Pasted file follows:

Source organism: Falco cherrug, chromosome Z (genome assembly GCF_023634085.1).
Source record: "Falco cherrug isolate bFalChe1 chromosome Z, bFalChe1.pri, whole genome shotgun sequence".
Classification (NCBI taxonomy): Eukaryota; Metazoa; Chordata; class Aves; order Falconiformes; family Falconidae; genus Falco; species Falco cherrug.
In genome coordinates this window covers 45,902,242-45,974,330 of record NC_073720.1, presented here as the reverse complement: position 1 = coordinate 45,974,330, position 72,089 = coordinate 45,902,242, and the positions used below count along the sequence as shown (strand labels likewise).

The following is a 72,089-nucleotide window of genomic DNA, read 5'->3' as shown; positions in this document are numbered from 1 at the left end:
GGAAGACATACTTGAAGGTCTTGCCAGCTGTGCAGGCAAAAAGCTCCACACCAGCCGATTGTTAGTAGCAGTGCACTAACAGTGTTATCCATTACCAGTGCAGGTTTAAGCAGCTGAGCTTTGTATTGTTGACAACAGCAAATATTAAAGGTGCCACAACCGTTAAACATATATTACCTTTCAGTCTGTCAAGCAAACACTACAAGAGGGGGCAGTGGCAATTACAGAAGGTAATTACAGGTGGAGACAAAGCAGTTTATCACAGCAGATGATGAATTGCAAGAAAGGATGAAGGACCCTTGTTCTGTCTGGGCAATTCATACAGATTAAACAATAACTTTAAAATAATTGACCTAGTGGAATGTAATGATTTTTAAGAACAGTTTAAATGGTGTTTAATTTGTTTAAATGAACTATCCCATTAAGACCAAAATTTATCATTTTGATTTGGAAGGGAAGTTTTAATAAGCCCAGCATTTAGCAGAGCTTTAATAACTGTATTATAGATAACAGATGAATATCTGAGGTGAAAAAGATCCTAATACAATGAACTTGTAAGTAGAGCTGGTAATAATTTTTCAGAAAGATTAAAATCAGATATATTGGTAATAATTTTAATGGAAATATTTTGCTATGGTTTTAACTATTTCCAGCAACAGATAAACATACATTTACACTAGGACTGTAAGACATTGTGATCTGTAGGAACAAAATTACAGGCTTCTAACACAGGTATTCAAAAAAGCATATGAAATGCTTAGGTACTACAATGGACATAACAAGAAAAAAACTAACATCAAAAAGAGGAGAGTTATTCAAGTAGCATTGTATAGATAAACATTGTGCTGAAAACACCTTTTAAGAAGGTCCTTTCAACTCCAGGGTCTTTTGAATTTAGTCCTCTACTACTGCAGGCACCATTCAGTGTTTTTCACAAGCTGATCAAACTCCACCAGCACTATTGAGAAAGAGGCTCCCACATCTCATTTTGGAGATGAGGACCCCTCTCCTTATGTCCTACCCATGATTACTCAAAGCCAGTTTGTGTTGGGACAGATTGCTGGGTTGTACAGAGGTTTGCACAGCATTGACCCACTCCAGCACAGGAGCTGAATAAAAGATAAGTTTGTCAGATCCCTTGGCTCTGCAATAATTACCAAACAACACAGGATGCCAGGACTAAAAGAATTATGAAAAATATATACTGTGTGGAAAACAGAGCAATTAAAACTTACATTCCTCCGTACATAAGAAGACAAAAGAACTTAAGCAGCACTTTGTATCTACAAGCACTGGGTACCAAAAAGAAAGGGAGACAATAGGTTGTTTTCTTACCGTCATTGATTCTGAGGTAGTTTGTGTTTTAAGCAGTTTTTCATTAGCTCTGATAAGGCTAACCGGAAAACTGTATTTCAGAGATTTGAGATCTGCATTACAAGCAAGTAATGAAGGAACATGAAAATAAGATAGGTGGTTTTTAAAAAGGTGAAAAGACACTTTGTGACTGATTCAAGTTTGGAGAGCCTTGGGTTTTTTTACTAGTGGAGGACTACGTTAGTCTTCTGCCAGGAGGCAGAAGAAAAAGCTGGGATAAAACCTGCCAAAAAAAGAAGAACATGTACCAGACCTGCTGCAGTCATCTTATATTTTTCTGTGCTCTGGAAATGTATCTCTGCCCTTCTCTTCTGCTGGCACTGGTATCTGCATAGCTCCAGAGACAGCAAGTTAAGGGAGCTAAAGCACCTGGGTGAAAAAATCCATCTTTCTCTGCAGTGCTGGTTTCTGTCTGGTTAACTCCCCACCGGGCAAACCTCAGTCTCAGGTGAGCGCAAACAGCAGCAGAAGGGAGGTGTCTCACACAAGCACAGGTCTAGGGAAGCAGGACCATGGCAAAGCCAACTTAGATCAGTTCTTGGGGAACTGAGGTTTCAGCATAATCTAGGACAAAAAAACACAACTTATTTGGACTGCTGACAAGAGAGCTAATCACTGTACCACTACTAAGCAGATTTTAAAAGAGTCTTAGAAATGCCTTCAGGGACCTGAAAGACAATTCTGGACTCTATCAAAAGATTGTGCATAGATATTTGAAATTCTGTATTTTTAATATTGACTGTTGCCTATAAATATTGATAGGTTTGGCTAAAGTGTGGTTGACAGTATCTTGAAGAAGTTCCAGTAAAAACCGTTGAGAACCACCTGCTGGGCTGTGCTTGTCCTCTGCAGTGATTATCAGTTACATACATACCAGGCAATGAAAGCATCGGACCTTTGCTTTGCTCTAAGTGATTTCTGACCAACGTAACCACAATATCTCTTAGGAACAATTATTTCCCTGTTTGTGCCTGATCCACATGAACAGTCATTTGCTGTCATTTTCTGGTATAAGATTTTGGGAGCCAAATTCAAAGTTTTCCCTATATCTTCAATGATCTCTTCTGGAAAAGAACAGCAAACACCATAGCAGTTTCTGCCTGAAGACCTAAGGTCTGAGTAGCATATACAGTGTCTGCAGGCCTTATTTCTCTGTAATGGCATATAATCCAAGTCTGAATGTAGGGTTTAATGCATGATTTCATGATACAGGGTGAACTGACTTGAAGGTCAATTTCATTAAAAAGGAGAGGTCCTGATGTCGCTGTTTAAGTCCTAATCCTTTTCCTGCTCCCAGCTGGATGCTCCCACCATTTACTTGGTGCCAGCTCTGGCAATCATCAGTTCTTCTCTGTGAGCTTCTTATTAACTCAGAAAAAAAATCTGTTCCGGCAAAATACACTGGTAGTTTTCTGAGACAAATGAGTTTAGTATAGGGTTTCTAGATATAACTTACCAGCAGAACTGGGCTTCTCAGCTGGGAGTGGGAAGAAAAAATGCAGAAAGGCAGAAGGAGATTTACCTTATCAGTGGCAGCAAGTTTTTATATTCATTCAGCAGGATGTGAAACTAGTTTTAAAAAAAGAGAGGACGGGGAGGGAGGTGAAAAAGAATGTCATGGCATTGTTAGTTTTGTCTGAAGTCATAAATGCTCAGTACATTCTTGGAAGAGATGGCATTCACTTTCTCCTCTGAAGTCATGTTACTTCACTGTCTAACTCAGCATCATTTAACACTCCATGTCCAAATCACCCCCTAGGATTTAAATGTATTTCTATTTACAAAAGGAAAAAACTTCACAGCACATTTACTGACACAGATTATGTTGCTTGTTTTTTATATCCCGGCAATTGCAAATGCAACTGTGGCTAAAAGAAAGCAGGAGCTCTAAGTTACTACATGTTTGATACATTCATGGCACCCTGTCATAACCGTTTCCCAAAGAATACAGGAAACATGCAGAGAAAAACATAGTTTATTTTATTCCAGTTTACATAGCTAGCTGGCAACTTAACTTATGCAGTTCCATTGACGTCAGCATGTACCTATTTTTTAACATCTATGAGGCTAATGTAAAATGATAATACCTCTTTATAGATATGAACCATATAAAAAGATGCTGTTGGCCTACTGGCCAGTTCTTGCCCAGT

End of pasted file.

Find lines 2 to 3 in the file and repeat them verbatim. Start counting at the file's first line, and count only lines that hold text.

Source record: "Falco cherrug isolate bFalChe1 chromosome Z, bFalChe1.pri, whole genome shotgun sequence".
Classification (NCBI taxonomy): Eukaryota; Metazoa; Chordata; class Aves; order Falconiformes; family Falconidae; genus Falco; species Falco cherrug.